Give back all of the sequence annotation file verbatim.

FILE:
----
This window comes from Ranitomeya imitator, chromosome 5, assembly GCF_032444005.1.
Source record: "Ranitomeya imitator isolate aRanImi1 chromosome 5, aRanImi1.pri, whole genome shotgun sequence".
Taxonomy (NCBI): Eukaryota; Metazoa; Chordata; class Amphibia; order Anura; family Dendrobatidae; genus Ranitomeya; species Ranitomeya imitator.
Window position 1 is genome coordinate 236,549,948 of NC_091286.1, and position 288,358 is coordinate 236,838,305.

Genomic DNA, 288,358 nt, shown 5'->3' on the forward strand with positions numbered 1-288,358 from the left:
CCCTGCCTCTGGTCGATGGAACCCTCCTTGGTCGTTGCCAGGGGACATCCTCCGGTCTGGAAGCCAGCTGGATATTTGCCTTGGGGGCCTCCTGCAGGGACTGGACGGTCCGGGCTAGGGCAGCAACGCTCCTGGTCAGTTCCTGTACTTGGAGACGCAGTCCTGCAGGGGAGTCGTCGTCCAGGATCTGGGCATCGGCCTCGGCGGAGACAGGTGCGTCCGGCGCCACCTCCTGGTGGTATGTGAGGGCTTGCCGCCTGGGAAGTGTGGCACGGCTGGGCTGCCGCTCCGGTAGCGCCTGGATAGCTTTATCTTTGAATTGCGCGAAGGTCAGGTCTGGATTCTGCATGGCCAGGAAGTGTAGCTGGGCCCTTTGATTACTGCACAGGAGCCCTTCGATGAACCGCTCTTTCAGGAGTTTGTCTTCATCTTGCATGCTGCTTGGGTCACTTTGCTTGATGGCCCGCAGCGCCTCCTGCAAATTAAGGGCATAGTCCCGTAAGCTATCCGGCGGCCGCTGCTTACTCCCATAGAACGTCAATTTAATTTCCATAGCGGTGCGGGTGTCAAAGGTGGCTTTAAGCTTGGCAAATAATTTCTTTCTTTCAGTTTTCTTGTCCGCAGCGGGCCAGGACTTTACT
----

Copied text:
This window comes from Ranitomeya imitator, chromosome 5, assembly GCF_032444005.1.
Source record: "Ranitomeya imitator isolate aRanImi1 chromosome 5, aRanImi1.pri, whole genome shotgun sequence".
Taxonomy (NCBI): Eukaryota; Metazoa; Chordata; class Amphibia; order Anura; family Dendrobatidae; genus Ranitomeya; species Ranitomeya imitator.
Window position 1 is genome coordinate 236,549,948 of NC_091286.1, and position 288,358 is coordinate 236,838,305.

Genomic DNA, 288,358 nt, shown 5'->3' on the forward strand with positions numbered 1-288,358 from the left:
CCCTGCCTCTGGTCGATGGAACCCTCCTTGGTCGTTGCCAGGGGACATCCTCCGGTCTGGAAGCCAGCTGGATATTTGCCTTGGGGGCCTCCTGCAGGGACTGGACGGTCCGGGCTAGGGCAGCAACGCTCCTGGTCAGTTCCTGTACTTGGAGACGCAGTCCTGCAGGGGAGTCGTCGTCCAGGATCTGGGCATCGGCCTCGGCGGAGACAGGTGCGTCCGGCGCCACCTCCTGGTGGTATGTGAGGGCTTGCCGCCTGGGAAGTGTGGCACGGCTGGGCTGCCGCTCCGGTAGCGCCTGGATAGCTTTATCTTTGAATTGCGCGAAGGTCAGGTCTGGATTCTGCATGGCCAGGAAGTGTAGCTGGGCCCTTTGATTACTGCACAGGAGCCCTTCGATGAACCGCTCTTTCAGGAGTTTGTCTTCATCTTGCATGCTGCTTGGGTCACTTTGCTTGATGGCCCGCAGCGCCTCCTGCAAATTAAGGGCATAGTCCCGTAAGCTATCCGGCGGCCGCTGCTTACTCCCATAGAACGTCAATTTAATTTCCATAGCGGTGCGGGTGTCAAAGGTGGCTTTAAGCTTGGCAAATAATTTCTTTCTTTCAGTTTTCTTGTCCGCAGCGGGCCAGGACTTTACT